Third Edition | May 2012

MHealthy Leadership Update Inside this issue: A word from Tim Slottow | How are we doing? | MHealthy's Three Year Evaluation | Priorities for 2013


Tim Slottow photo "" Faculty and staff who have been ongoing, active participants in MHealthy programs are on average healthier and miss less time at work than they did in 2009. They also have lower health care costs compared to non-participants. These are just a few of the findings from MHealthy's third-year evaluation funded by the Michigan Institute for Clinical & Health Research and the Health Management Research Center.

I am encouraged by the positive numbers shown in many health risk areas and the statistically significant improvement over the past three years. We continue to refine our MHealthy programs and initiatives to improve the health of our UM community. The data from the third year evaluation indicate that we are moving in the right direction and making progress toward our long-term goals.

I invite you to take some time to read this report and learn more about the important trends we're seeing in MHealthy. I'd also like to thank those of you who have been key contributors to this progress by providing leadership in promoting this cause and creating healthy workplace cultures within your areas.

How are we doing? MHealthy's Progress


From the start of our five-year plan, we have focused our programs on helping low-risk individuals stay healthy and helping those with health risks and health conditions have the information and resources they need to improve their health. 

Specifically, we want to:

  • Reduce the percentage of the U-M benefits-eligible population classified as high risk by 5 percentage points by the end of 2013. As of the end of 2011, we are at 2.1 percentage points.

  • Increase the percentage of those individuals classified as low risk by 5 percentage points by the end of 2013. Our three-year report shows a 4.1 percentage point increase since 2009.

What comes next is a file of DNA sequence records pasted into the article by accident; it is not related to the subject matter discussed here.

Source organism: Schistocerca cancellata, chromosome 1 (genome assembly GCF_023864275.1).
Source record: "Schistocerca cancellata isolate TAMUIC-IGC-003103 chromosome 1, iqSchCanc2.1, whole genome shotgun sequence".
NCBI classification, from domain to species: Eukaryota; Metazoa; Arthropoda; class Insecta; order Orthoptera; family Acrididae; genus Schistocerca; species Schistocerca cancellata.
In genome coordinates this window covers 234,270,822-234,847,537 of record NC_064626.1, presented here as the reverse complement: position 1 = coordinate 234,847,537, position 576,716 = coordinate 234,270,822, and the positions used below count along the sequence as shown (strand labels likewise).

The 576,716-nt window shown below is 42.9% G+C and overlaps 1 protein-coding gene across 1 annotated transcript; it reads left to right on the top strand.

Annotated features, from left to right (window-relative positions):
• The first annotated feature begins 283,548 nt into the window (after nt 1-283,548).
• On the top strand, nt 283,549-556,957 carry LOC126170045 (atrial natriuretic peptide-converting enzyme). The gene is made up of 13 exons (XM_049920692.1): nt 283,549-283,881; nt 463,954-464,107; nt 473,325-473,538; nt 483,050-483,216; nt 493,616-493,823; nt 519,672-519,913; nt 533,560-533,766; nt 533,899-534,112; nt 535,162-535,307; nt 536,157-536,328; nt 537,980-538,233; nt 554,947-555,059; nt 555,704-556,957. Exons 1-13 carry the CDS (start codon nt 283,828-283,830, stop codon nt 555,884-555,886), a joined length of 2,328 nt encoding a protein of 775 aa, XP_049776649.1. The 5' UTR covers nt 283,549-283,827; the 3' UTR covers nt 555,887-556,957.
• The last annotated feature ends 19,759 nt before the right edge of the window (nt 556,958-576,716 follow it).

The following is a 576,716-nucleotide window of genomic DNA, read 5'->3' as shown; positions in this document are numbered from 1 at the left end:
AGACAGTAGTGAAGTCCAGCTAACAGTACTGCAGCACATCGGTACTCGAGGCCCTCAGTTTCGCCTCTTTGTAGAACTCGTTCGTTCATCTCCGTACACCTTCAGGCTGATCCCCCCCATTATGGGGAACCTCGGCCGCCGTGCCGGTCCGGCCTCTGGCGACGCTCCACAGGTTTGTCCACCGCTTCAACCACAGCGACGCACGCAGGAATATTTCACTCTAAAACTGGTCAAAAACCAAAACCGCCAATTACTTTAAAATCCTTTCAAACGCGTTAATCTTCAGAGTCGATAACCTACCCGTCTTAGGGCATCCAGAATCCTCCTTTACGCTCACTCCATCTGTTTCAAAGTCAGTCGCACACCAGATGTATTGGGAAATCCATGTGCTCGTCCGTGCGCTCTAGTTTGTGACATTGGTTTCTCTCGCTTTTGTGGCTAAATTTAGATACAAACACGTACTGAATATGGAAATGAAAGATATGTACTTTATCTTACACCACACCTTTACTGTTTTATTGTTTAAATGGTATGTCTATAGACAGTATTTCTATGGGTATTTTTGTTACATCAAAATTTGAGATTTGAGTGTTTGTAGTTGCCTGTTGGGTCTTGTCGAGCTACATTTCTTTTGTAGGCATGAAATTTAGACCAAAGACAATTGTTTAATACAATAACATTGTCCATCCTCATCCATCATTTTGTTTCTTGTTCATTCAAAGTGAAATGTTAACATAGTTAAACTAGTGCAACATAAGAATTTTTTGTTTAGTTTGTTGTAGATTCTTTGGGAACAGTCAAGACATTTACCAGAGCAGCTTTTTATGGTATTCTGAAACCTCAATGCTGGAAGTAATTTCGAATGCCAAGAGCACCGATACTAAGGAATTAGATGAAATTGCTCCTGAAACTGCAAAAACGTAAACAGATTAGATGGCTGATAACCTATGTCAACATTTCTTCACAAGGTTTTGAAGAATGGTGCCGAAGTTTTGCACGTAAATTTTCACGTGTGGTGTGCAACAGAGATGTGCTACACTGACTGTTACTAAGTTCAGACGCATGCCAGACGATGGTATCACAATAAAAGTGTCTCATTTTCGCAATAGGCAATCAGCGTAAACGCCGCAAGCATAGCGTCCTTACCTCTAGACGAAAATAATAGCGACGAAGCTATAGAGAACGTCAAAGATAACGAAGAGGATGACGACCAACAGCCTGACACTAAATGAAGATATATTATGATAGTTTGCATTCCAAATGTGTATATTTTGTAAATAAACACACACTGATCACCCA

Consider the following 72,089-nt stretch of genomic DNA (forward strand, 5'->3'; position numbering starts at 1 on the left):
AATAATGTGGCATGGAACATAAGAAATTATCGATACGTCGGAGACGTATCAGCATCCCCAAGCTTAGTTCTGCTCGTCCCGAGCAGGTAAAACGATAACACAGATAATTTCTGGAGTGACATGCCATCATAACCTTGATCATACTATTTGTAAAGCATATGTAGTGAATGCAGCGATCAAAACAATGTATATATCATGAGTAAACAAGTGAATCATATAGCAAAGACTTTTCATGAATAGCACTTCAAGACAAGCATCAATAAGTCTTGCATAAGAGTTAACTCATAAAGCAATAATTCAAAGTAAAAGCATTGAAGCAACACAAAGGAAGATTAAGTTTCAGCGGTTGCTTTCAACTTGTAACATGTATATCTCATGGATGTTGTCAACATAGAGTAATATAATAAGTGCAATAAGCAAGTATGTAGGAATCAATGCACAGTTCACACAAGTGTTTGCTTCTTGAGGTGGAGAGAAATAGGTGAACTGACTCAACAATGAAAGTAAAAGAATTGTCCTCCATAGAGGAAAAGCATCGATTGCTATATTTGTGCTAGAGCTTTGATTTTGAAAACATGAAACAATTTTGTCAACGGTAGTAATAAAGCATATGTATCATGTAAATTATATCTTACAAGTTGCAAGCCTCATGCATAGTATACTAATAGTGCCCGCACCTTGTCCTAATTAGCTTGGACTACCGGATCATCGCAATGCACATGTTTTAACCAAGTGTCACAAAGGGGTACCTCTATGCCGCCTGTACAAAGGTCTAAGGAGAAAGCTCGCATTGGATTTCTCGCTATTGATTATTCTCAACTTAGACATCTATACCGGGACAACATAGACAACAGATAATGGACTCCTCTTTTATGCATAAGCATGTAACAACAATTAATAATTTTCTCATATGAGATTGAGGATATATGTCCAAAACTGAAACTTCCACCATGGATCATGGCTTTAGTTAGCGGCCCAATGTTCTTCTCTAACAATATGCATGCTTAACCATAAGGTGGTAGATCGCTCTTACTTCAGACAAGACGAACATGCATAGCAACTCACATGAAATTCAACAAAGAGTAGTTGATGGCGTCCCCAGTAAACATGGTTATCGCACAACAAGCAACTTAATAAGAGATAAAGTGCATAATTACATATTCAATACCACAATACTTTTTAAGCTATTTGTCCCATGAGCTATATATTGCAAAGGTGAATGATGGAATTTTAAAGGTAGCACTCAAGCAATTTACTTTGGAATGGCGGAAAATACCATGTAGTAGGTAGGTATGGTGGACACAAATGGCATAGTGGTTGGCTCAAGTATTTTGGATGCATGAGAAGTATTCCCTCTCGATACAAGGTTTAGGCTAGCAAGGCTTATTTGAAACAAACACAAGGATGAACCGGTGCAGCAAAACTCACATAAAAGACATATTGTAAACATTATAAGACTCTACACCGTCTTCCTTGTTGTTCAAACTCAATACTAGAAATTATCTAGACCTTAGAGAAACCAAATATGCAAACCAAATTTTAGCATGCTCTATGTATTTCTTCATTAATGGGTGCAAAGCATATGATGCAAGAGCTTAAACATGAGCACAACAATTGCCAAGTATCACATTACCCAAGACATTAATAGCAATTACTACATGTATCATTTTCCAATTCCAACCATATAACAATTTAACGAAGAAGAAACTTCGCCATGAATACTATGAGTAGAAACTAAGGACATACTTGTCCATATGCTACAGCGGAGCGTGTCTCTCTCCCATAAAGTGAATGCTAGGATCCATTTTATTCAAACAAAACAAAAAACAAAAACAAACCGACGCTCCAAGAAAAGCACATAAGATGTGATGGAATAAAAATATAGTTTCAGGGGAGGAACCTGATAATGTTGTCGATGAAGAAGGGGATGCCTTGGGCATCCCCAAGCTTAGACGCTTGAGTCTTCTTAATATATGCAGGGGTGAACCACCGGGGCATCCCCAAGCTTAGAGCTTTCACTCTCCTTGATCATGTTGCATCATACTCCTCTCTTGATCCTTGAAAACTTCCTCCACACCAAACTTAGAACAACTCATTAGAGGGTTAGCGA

Risk Status




2009 to 2011

Low (0-2 risks)





Medium (3-5 risks)





High (6+ risks)





Average Number Risks





*Change 2009 to 2011 statistically significant (p< 0.05)



More than 55 percent of our benefits-eligible population participated in the annual MHealthy Rewards program in 2011, and more than 28,700 people have participated at least once in MHealthy’s first three years.

Participation in the annual health questionnaire at the university, in general, surpasses that of other organizations offering a similar incentive, according to StayWell, the national health risk management vendor that provides the screenings and serves approximately 1.1 million people.

Active U, MHealthy’s 12-week physical activity challenge, drew more than 12,000 participants in its sixth year, and Active U Autumn, which was launched in 2011, attracted more than 9,400 participants.


Similar to how University Unions created an indoor walking route to help motivate employees to move during colder months (spotlighted in our last issue), we continue to see and hear about innovative ways departments and leaders are fostering healthy workplace cultures.

"" More than 400 staff and faculty are MHealthy Champion volunteers. They serve two-year terms, promoting MHealthy and organizing workplace activities such as healthy potlucks, walks, Active U teams and more.

MHealthy programs and services consistently ranked over 4.0 on a 5.0 scale for overall satisfaction by customers. As one staff member recently wrote to a health educator in our weight management program: